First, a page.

The Securities and Exchange Commission (SEC) of the United States has protested the proposed $1 billion acquisition of bankrupt crypto lender Voyager Digital by the United States subsidiary of the prominent Binance cryptocurrency exchange.
The SEC filed a “limited objection” to the purchase in court on Wednesday, claiming that Binance.US failed to provide relevant information in a disclosure statement.
Binance was not mentioned in the acquisition agreement.
The SEC questioned the US’s ability to execute the sale, requesting more information on the nature of its business operations following the transaction’s completion.
Binance.US, based in California, stated in a statement: “A thorough examination of the transaction is to be expected and welcomed. We will collaborate with the appropriate parties to deliver any requested information. We are eager to complete the transaction.”
Voyager’s lawyers did not reply to calls for comment.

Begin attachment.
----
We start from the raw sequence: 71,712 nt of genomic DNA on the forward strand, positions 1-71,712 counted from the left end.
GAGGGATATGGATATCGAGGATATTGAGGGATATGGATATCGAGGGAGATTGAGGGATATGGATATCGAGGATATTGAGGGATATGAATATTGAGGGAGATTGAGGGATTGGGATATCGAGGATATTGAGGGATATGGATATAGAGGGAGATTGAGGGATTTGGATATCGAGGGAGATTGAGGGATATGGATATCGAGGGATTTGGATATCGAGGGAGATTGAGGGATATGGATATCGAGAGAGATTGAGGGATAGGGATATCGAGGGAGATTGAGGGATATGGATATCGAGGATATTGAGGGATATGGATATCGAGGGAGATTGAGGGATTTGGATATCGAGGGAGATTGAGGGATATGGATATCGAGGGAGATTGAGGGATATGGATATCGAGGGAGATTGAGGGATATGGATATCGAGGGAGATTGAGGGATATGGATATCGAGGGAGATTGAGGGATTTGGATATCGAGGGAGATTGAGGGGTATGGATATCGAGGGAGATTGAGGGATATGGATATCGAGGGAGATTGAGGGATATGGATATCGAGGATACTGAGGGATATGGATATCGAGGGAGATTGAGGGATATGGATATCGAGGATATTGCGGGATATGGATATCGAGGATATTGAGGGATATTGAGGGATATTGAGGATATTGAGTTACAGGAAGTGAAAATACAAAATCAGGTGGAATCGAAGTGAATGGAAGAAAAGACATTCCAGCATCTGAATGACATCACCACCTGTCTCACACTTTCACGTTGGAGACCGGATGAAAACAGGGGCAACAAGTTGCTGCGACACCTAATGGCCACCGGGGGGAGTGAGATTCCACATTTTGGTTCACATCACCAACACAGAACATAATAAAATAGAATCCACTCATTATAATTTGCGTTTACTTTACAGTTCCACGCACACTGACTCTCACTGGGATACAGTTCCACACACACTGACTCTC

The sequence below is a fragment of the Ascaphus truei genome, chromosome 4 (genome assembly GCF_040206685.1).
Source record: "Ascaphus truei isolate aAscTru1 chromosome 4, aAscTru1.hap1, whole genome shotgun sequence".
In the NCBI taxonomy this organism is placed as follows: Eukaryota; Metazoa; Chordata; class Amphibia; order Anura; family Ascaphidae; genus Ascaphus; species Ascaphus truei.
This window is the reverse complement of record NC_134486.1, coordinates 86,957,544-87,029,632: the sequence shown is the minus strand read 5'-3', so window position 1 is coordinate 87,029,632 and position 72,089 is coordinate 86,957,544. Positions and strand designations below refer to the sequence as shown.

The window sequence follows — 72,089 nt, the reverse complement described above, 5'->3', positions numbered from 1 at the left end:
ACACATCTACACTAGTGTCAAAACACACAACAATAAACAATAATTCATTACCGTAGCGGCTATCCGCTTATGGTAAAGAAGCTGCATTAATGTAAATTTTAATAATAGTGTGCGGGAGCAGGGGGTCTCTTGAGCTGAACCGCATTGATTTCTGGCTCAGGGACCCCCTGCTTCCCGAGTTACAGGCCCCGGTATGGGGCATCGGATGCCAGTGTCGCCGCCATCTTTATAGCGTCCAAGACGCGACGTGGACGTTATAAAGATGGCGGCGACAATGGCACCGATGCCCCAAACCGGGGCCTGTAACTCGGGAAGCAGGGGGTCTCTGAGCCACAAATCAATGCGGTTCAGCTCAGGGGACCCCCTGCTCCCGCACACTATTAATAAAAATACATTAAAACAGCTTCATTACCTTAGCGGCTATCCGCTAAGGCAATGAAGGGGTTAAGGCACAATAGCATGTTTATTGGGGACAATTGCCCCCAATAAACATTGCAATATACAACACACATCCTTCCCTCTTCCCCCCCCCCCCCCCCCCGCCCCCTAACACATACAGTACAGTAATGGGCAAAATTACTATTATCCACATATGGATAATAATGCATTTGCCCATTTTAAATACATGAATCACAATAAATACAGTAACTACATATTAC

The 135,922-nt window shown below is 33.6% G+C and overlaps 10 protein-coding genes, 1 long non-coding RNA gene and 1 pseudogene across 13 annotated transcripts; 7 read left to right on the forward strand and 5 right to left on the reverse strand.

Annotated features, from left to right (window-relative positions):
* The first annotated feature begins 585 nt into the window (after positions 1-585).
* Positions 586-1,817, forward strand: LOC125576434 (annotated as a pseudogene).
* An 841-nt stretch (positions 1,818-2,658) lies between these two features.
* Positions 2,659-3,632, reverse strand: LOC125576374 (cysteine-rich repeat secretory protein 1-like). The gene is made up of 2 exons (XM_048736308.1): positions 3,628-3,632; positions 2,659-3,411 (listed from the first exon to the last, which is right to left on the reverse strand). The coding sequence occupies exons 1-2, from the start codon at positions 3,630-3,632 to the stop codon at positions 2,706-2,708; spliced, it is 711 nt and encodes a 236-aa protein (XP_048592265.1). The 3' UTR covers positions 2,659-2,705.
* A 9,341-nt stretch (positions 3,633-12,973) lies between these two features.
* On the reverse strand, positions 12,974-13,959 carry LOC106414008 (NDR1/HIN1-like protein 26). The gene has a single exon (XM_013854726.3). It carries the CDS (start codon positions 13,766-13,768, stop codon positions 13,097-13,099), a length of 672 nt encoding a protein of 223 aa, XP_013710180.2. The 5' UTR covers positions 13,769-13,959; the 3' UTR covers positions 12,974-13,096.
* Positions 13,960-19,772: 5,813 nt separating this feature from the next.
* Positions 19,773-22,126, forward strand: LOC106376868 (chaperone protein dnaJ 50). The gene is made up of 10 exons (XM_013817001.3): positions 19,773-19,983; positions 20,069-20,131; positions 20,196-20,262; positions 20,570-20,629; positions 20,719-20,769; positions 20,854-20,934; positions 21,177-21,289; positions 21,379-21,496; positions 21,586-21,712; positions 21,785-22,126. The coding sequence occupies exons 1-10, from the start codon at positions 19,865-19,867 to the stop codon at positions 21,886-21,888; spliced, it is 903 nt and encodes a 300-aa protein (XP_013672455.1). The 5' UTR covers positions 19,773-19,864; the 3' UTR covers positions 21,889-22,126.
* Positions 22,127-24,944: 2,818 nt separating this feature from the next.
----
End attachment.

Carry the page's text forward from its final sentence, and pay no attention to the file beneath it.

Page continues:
The SEC opposition is the latest stumbling block for Binance. US-Voyager merger, and another hint of regulatory scrutiny for Binance and its affiliates.
The U.S. Committee on Foreign Investment in the United States, which vets foreign investments into U.S. companies for national security risks, said last month it was reviewing the planned acquisition, potentially delaying or blocking it.
Binance’s founder and CEO Changpeng Zhao – a Canadian citizen who was born in China – has said that Binance.US is a “fully independent entity.” However, Reuters reported in October that Zhao controlled Binance.US, directing its management from abroad.
Binance, which handles more than half of global crypto trading but refuses to reveal its location, is being investigated by the US Justice Department for potential money laundering and sanctions violations. Last month, it was reported that some authorities believe they have accumulated enough evidence to indict Binance and its leaders, including Zhao.
Binance said in December when asked about the probe, “We don’t have any insight into the inner workings of the US Justice Department, nor would it be proper for us to comment if we did.”
After the crash of two major coins sent shockwaves through the crypto sector, Voyager filed for bankruptcy in July.
It had planned to sell its assets to crypto exchange FTX, but that arrangement fell through when FTX went bankrupt in November. FTX’s founder Sam Bankman-Fried was arrested on criminal fraud charges last month.